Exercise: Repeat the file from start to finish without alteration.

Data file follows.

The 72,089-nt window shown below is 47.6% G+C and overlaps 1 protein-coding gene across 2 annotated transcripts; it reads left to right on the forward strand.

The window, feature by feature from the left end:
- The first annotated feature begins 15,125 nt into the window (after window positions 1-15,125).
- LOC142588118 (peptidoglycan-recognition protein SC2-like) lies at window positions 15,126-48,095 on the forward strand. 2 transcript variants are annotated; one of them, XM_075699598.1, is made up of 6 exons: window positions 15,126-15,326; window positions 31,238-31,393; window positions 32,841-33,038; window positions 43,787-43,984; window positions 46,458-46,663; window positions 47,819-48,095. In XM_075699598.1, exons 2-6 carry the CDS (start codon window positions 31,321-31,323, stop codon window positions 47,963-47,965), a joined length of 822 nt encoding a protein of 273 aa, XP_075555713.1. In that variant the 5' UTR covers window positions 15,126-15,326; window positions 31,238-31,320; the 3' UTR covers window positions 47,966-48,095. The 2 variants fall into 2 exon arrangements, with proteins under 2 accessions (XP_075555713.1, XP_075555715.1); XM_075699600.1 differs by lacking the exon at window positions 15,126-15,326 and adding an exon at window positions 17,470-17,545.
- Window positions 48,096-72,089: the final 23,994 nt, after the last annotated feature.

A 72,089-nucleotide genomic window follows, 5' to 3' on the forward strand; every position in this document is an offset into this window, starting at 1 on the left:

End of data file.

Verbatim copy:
The 72,089-nt window shown below is 47.6% G+C and overlaps 1 protein-coding gene across 2 annotated transcripts; it reads left to right on the forward strand.

The window, feature by feature from the left end:
- The first annotated feature begins 15,125 nt into the window (after window positions 1-15,125).
- LOC142588118 (peptidoglycan-recognition protein SC2-like) lies at window positions 15,126-48,095 on the forward strand. 2 transcript variants are annotated; one of them, XM_075699598.1, is made up of 6 exons: window positions 15,126-15,326; window positions 31,238-31,393; window positions 32,841-33,038; window positions 43,787-43,984; window positions 46,458-46,663; window positions 47,819-48,095. In XM_075699598.1, exons 2-6 carry the CDS (start codon window positions 31,321-31,323, stop codon window positions 47,963-47,965), a joined length of 822 nt encoding a protein of 273 aa, XP_075555713.1. In that variant the 5' UTR covers window positions 15,126-15,326; window positions 31,238-31,320; the 3' UTR covers window positions 47,966-48,095. The 2 variants fall into 2 exon arrangements, with proteins under 2 accessions (XP_075555713.1, XP_075555715.1); XM_075699600.1 differs by lacking the exon at window positions 15,126-15,326 and adding an exon at window positions 17,470-17,545.
- Window positions 48,096-72,089: the final 23,994 nt, after the last annotated feature.

A 72,089-nucleotide genomic window follows, 5' to 3' on the forward strand; every position in this document is an offset into this window, starting at 1 on the left: